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STEM at MBMS: Observations of a Parent

By January 19, 2016eNews

by Elizabeth Kunkee

STEMMany parents, like myself, see Middle School electives as a chance to encourage our children to engage in a non-academic subject that will enhance their joy in life. Band, Film, Wheel, Drama, Art…But what about science electives? Is the STEM class and the FabLab class a chance for “science kids” to double up on Math and Science, or is it a class that fosters creativity and is more similar to the arts? My daughter Leah took Girls STEM last year and is now in FabLab. Here are a few of my observations, from my perspective as a parent and an engineer.

In September of 2014, a distinct change came over our family dinners. The year before, in sixth grade, Leah would tell us stories about what she was learning in History. In seventh grade, the excitement was STEM. She’d quiz us by telling us the STEM challenge, and asked us how we would solve it. After getting our answers, she would tell us how each of the teams in her class of 25 tackled the problem. She applied for Girls STEM because she had heard it was fun, and it was living up to its promise.

I wondered what benefits this class was offering. Nothing like it had appeared in my Junior High or High School education, and Leah herself commented on how different it was from all the other science classes she had taken. In STEM, she was encouraged to form a team of 2 or 3 girls, evaluate a problem to be solved, and then join in a competition to design and build a contraption that would address the problem.

The problem solving strategies that my daughter talked about using in her STEM class are familiar from my engineering workplace. On her first project, they were challenged to build a support structure for a pile of heavy books. Instead of simply seeing which team had the strongest structure and declaring a winner, the girls were encouraged to think about the results. They tried again and again, each time getting better results.

On the second project, Leah’s team of three girls asked for two kits of catapult materials; and two girls built one design, while the third girl built a different design. In engineering, we call this “parallel paths for risk reduction”. What I saw was that collaboration techniques that are effective in the engineering world were being discovered and tried out by these 7th graders. With each week’s project, these girls were building confidence in their ability to teach themselves how to solve challenges, and gaining experience by taking in the ideas of other students and then melding them with their own.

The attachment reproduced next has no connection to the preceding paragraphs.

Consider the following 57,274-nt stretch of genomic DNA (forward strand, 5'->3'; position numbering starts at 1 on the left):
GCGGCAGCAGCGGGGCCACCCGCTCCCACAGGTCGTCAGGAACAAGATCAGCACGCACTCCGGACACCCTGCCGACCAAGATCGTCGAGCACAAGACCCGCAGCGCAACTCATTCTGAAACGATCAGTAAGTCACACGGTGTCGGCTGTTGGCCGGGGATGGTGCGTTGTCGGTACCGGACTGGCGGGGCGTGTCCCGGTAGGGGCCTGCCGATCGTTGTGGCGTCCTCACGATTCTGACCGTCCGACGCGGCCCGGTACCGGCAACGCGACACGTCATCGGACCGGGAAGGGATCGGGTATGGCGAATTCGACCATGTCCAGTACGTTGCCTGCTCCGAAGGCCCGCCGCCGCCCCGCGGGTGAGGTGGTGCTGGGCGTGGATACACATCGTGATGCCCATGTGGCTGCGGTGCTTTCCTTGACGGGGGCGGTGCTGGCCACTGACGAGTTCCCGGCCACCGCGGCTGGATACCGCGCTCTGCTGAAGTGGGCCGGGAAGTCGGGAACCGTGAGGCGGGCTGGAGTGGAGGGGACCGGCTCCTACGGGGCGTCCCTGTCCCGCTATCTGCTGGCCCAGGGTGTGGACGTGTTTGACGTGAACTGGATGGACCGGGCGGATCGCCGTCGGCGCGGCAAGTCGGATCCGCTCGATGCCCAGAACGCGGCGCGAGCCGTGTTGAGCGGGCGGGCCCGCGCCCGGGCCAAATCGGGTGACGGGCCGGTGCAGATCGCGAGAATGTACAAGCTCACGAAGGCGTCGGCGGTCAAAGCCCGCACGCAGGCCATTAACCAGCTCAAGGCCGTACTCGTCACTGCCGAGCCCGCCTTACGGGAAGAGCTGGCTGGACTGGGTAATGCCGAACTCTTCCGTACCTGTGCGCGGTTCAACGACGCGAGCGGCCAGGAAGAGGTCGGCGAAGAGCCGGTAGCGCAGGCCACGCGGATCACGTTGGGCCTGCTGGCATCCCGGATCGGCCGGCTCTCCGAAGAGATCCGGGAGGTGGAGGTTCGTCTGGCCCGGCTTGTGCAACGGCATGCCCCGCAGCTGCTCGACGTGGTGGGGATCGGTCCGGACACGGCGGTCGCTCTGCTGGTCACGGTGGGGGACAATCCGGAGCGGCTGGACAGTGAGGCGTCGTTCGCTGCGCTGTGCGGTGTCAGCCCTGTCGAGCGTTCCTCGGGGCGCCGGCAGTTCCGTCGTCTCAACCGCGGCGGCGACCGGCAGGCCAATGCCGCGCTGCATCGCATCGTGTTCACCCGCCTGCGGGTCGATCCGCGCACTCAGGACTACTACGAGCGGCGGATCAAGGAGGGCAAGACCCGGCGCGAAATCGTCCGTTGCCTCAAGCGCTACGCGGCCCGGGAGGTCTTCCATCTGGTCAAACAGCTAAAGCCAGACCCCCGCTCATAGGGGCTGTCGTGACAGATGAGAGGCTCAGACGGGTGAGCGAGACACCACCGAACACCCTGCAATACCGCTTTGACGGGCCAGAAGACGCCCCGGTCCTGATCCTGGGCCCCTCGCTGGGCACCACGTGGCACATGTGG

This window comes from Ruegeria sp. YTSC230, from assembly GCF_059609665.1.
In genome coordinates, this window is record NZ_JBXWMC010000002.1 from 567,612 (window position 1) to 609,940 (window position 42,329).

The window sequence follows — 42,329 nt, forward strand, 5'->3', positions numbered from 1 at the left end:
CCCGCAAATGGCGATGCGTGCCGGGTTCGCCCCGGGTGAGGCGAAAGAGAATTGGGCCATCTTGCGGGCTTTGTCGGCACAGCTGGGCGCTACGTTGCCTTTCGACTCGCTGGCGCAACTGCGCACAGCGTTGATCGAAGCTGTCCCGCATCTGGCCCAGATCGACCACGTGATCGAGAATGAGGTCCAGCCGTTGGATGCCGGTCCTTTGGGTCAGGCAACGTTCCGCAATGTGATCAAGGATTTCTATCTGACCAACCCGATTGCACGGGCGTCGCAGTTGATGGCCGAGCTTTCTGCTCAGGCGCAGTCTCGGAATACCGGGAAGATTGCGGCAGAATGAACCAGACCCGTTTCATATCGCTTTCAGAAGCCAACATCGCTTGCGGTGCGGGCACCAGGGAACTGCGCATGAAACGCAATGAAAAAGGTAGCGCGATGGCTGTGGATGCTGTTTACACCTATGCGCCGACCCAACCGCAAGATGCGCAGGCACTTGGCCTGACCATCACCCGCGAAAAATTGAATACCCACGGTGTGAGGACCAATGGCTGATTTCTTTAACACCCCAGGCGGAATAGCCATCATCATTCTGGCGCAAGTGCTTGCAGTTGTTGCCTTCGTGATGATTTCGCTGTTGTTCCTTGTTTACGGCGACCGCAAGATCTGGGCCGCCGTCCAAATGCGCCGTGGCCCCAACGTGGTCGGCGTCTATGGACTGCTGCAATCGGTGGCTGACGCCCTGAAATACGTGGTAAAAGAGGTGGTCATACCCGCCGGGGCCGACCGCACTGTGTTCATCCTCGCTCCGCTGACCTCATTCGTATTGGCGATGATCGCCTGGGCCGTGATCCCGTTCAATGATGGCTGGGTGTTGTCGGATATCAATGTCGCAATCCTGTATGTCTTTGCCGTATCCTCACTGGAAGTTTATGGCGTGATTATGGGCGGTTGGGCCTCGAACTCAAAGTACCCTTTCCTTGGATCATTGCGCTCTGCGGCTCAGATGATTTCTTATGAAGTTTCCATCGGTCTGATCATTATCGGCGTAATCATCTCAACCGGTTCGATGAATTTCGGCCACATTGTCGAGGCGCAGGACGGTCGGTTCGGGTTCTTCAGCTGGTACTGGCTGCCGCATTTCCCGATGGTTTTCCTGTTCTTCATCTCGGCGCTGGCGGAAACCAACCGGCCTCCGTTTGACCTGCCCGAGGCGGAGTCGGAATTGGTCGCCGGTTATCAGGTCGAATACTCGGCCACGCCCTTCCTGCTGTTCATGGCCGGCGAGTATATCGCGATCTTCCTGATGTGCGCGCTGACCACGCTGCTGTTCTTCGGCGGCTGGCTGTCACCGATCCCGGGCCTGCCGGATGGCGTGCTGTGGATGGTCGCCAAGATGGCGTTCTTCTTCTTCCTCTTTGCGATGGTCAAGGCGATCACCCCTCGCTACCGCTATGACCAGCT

As an engineer, I had to wonder, why is it that 12 year old Leah had lived her life in a family where her parents and older brother delight in using math and science to figure things out, yet she remained ho-hum about science; and then, when she got to STEM class, all of a sudden she found that technology and science were fun? Maybe part of the answer is that in STEM, the kids group themselves into self-selected teams, and Leah was in a group of three girls who eat lunch together and enjoy each other’s company.

Another story sheds some light on how the students approach math. One day in STEM class, the students were given a worksheet and were asked to calculate their rocket’s speed and such. She tells me that the teams spontaneously broke up and they all worked on their papers separately, just like in math class. Leah said she did not know how to set up the problem and asked two fellow students for help but was rebuffed. Even though collaboration is encouraged in STEM, when the girls got a math-intensive worksheet, they worked separately.

This year, 8th grade Leah is taking FabLab as her elective. At first she did not want to apply, saying that she didn’t think that many girls took the class. After we met with the teacher and saw the technology gizmos the FabLab students would get to work with, Leah decided to apply for the class. Several months later, she appears to be enjoying it. But because she is an 8th grader, I hear many fewer stories from school…

The technology electives at MBMS, that are largely funded by MBEF, have given Leah a chance to apply her creativity, helped build up her can-do spirit, and have strengthened her social network. The STEM classes have also led her to become more interested in her traditional Math and Science classes, they’ve made school more fun, and they have helped her find a community of girls that like making things and solving problems.

Elizabeth Kunkee is an engineer focused on Innovation at Northrop Grumman, and she also serves on the MBEF Teachers Driving Innovation Grants Panel.


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